BRITAIN’S second-largest private retirement scheme – which pays pensions to university staff ??– could be forced to cut benefits and shift away from equities as it tackles a huge deficit.
Next week, a University Superannuation Scheme (USS) committee will try to decide between two proposals to address a deficit which stood at £17bn as of March.
The 7 July vote highlights the dilemma faced by pension schemes worldwide wrestling with rising longevity in the midst of volatile markets and a fragile recovery, which has dented scheme sponsors’ ability to meet the growing costs involved.
The £30bn USS scheme, second in size only to the BT Pension Scheme, faces a choice between two plans.
One, from the universities, would hike the age when payments start by five years and increase contributions from members by 18 per cent, while those from employers remained the same.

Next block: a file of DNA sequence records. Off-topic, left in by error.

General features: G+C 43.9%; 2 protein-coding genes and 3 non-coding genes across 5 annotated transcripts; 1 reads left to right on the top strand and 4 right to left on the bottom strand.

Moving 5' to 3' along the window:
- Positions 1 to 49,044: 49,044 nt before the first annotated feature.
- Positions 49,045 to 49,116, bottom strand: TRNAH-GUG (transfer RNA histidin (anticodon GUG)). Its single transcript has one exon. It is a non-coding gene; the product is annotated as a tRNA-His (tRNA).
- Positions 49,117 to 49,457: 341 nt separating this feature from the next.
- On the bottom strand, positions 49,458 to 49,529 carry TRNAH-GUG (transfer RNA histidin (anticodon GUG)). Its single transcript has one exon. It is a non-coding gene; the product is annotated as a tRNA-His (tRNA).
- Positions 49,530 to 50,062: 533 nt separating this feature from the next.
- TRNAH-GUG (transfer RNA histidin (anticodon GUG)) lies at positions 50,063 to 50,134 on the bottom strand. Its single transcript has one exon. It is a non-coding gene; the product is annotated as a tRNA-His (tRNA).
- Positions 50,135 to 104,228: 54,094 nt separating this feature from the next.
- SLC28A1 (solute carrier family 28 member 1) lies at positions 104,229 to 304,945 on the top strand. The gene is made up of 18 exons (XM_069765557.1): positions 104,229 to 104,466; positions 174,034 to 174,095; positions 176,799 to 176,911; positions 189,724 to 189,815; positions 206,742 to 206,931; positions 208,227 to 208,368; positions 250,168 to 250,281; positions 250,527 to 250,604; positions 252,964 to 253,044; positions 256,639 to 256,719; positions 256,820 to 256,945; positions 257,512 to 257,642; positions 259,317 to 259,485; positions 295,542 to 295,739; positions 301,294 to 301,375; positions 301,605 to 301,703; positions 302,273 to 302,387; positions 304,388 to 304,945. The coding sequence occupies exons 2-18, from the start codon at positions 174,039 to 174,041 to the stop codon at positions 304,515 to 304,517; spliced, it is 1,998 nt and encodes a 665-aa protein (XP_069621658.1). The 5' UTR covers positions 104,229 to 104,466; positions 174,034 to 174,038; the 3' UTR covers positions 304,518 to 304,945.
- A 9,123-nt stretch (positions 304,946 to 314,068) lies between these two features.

The basis for payments to new entrants would change to an average career salary from the final salary arrangement used at present.
The second proposal, from the University and College Union (UCU), would keep the final salary arrangement intact and only increase the pension age to 65 for new entrants, while placing the bulk of the burden for extra contributions on the universities themselves.
In a UCU ballot earlier this month, 96 per cent of members voted to reject the employers’ proposals.
UCU general secretary Sally Hunt has said the employers “seem determined to create a two-tier system which would damage recruitment and retention of university staff”.
City A.M. Reporter